• On 1st May 1940 Ekatov flew the I-200 n.01 over Moscow's Red Square.
    On May 24 it reached the speed of 648 km/h at an height of 6,900 m; an exceptional performance not only for the Soviet Union: the only faster semi-operative aircraft was the Heinkel He-100.


    These photos represent the I-200 nr.1, characherized by the oil radiator on the left side only.

    The I-200 n.02 was completed for tests on April 25; it was first flown by M.N. Yaskushin on May 9.
    It was externally distinguishable from the Nr.1 for oil radiators on both sides and the presence of slots in front of the windshield.


    from OKB MiG

    Here are some drawings of I-200 nr.2.

    For more complete drawings, see the site
    Here is a detail of the aircraft after a crash.
    The shape and detail of the wheel bays is evident.
    thanks to

    The I-200 no.03 began ground tests of armament with regular syncronizer on May 13, 1940. 
    It was completed on June 1, and was flown on June 6 by M.I. Martselyuk.
    This prototype had metallic outer panels of the wings (rather than wooden, but this modify wasn't followed by subcessive aircrafts) and a new headlight FS-155; later it was equipped with radio device.

    Here are photos of I-200 no.03 during tests at NII-VVS. It was the first one to be painted green and silver, still unmarked.


    The performances demonstrated during the tests were highly satisfying, particularly concerning speed. The I-200 no.1, flown by Ekatov, reached 648,5 km/h at 6900 m in the nominal operating range of the engine on May 24; I-200 n.02 flown by Yakushin reached 651 km/h at 700 m, at nominal power as well. It reached 579 km/h at 2220 m and 605 km/h at 3630 m.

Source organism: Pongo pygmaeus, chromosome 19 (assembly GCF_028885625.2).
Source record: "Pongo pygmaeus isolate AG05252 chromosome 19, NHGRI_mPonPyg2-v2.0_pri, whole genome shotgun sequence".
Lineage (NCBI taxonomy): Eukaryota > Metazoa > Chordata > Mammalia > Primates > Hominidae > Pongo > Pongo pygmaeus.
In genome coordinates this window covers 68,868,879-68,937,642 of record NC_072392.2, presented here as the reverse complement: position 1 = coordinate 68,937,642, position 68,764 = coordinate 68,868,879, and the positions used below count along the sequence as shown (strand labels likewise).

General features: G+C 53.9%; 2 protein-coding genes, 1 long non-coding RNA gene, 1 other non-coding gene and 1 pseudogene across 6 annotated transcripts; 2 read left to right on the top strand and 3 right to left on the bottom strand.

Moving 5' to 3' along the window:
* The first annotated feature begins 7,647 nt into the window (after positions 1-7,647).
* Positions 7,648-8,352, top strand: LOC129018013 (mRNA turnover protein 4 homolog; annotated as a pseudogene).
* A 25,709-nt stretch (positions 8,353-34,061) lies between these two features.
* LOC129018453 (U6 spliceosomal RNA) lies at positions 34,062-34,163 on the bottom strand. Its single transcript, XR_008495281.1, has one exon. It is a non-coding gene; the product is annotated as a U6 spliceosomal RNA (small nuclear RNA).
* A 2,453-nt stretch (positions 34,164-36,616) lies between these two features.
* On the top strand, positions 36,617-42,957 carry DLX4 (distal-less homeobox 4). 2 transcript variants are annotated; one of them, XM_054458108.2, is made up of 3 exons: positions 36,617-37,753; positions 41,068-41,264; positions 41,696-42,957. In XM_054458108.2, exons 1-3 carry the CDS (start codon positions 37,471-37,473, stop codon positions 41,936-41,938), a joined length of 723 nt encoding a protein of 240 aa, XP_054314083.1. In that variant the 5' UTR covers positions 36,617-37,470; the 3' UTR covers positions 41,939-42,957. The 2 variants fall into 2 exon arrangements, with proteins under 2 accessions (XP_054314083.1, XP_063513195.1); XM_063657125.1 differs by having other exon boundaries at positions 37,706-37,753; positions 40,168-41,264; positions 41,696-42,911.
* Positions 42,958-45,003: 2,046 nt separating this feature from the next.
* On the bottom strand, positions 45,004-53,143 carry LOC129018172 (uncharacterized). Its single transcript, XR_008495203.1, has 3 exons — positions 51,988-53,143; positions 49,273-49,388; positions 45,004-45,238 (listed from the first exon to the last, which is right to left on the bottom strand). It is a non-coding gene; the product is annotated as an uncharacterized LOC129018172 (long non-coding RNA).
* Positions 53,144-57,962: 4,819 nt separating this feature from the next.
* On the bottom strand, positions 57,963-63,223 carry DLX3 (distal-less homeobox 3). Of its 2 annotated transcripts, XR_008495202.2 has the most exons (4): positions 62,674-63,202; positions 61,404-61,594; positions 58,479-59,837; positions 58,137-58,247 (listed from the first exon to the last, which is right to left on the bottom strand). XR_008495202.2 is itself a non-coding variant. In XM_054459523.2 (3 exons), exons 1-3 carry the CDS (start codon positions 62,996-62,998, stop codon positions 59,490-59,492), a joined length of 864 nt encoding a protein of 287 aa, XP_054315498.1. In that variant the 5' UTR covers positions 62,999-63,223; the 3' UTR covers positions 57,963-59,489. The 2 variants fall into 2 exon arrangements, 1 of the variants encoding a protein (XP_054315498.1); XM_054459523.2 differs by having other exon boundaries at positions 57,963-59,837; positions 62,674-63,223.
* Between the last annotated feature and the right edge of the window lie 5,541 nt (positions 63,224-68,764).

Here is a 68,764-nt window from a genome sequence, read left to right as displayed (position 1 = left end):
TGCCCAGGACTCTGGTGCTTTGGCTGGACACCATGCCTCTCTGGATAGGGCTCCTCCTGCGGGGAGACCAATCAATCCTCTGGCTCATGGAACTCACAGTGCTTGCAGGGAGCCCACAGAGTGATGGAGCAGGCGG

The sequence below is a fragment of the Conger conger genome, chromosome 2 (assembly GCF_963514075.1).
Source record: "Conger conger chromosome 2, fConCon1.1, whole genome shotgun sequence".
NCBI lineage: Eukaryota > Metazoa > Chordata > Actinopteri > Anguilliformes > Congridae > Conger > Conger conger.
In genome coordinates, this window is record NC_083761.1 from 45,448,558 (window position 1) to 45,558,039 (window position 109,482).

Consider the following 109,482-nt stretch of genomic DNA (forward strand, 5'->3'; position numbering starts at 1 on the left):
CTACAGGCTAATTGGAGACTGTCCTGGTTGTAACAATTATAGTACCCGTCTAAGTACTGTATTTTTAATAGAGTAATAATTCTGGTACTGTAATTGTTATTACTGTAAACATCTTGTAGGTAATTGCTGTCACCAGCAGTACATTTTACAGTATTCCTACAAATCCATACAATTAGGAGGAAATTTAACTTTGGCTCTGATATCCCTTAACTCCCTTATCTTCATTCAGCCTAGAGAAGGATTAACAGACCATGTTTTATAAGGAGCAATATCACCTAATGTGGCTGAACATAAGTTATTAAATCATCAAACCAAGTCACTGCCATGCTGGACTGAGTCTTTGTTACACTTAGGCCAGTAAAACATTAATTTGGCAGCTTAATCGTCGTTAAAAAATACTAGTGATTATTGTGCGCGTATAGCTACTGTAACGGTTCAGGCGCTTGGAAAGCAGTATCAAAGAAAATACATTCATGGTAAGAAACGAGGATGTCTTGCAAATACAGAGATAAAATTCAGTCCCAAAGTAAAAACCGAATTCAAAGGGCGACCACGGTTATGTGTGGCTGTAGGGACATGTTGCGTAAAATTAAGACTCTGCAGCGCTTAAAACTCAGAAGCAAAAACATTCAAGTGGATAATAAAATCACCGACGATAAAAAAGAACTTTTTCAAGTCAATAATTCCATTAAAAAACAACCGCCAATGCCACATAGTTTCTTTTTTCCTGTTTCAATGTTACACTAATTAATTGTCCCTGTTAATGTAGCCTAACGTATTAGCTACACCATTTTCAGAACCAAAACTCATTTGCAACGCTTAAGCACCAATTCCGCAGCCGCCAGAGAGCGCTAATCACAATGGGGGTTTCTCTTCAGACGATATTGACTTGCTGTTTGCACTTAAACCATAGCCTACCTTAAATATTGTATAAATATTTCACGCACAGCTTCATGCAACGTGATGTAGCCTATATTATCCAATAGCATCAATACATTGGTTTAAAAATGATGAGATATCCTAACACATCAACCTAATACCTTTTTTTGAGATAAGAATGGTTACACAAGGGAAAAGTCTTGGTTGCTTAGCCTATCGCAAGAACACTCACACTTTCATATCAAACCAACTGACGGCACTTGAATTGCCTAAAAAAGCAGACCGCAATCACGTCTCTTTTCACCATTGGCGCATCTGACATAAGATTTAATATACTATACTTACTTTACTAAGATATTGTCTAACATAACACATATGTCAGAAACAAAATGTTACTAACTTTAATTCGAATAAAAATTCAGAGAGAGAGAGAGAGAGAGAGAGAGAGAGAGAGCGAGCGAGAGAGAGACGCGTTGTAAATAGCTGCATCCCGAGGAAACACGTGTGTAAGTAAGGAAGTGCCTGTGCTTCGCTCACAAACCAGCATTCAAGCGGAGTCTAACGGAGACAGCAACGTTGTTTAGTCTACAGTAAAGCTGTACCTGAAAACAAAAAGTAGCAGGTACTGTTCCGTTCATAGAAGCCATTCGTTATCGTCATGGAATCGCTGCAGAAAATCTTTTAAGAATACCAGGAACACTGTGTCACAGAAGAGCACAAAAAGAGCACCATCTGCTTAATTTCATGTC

The fighter reached an altitude of 5,000 m in 5,1 min, and 7,000 m in 7,15 min.

    On May 25, 1940, even before the tests were end, the Committe for Defense and the NKAP ordered the I-200 into production at Zavod 1, where it replaced the bomber BB-22. It was expected than 125 I-200 would be built by the end of 1940. Such a hurry was influenced by the enthusiasm of Stalin for the exhibition on the Red Square on May 1, and for the results of the tests, but the design team knew it was an error. In fact, tests show also that the aircraft was demanding to fly; it was longitudinally unstable and had a neutral lateral stability.
    A list of 112 defects and needed corrections was made; this included mainly:

    The I-200 was first shown to the public at the Tushino Air Parade of August 18, 1940, where the I-200 no.03 flown by Yakushin made a demonstration flight.

    On September 13, 1940, at a meeting between the OKO and NII-VVS to discuss the results of tests, the chief test pilot Suprun  (on the right) commented that the I-200 was the only prototype to pass well the state tests at the first attempt; for comparison, the I-26 (later Yak-1) and I-301 (later LaGG-1) had to repeat the state tests for several times.

    Note: this page is widely based on the article of Arsenyev at